Flat White

Tech giant media content code still slugs taxpayers over SBS and the ABC

2 August 2020

6:06 PM

2 August 2020

6:06 PM

The world-first draft mandatory code unveiled by Treasurer Josh Frydenberg last Friday in response to complaints tech giants Google and Facebook have not made adequate progress towards paying media companies for original journalism contains a gaping hole. 

“Under the proposed bargaining arrangements, commercial media organisations will be able to enter into negotiations with relevant digital platforms to determine an appropriate payment for news content, with binding arbitration to follow should they be unable to reach agreement,” the Treasurer says. 

“These bargaining arrangements will not be available to public broadcasters as they are principally funded by government and not through advertising revenue.”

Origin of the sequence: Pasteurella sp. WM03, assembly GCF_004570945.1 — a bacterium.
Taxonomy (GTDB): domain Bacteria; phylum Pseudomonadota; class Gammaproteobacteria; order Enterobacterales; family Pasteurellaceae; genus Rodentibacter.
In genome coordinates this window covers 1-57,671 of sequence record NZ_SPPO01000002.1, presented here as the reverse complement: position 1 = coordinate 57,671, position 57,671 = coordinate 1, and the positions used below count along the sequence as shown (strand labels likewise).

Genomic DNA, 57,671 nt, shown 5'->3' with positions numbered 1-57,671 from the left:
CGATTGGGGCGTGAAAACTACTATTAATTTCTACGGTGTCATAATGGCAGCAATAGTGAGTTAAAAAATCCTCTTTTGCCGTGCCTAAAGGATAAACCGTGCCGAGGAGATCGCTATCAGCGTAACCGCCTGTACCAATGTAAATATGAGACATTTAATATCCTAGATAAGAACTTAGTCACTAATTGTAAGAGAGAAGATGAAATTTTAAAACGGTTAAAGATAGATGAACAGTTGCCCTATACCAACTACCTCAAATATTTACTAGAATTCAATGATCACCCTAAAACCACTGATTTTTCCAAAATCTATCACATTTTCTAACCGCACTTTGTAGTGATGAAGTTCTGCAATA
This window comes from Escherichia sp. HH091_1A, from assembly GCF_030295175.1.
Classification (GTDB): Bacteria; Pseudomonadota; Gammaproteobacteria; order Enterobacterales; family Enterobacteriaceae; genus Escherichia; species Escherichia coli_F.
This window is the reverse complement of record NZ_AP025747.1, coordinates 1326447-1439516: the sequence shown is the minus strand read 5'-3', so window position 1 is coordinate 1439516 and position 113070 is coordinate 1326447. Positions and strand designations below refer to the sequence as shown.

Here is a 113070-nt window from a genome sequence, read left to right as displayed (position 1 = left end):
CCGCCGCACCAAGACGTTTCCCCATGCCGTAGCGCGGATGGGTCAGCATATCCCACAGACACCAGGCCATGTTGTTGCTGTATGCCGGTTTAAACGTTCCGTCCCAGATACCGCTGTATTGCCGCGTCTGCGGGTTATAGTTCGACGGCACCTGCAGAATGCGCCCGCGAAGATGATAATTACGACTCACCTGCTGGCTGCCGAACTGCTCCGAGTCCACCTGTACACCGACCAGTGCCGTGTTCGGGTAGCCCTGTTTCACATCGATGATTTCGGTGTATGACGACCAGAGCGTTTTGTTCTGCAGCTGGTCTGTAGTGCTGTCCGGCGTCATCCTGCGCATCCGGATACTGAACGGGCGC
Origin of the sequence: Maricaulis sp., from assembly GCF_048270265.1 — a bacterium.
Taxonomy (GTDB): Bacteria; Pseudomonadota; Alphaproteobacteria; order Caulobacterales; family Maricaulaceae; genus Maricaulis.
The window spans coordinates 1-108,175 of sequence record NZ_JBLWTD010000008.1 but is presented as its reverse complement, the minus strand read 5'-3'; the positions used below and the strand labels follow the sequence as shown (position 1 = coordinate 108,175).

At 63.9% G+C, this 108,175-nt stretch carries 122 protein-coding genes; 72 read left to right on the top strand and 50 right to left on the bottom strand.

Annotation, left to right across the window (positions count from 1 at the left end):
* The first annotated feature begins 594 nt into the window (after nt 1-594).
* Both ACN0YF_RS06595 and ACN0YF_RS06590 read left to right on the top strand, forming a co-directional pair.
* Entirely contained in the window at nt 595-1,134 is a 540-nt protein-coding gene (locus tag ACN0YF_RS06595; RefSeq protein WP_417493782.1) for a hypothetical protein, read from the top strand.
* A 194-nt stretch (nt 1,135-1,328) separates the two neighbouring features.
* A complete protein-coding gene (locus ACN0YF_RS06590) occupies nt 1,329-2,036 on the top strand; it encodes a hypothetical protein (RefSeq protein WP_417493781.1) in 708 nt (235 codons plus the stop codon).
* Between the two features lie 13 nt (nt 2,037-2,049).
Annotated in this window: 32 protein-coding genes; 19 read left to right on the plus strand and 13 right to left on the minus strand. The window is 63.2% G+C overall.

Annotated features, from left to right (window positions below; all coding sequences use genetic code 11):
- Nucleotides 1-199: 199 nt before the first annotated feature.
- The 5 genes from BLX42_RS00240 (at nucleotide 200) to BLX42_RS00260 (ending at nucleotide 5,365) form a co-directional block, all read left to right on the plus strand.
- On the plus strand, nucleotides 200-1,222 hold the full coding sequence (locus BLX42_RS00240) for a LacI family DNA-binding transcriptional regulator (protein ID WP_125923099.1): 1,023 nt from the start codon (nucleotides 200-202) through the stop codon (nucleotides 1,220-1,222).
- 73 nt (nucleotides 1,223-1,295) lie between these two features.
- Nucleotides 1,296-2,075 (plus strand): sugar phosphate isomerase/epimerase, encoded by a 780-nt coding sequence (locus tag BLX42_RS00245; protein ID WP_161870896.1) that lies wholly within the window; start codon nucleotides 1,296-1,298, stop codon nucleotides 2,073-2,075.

In other words, the tech giants will be able to freely rip off content from the ABC and SBS — which does raise advertising revenue, by the way — paid for by the taxpayer. Superficially, this seems sensibleSuperficially is the problem.

This code was — and still is — a great opportunity for Australian taxpayers to reduce the expenditure on public broadcasting, which many taxpayers would welcome. The gaping hole can be filled if the legislation called for the tech giants to negotiate with the public broadcasters as well as with commercial broadcasters. 

Whatever revenue the ABC and SBS earn from the tech giants could then be deducted from the amount paid by taxpayers as funding.

That way, the tech giants would not be subsidised by the taxpayer for use of ABC and SBS editorial content. 

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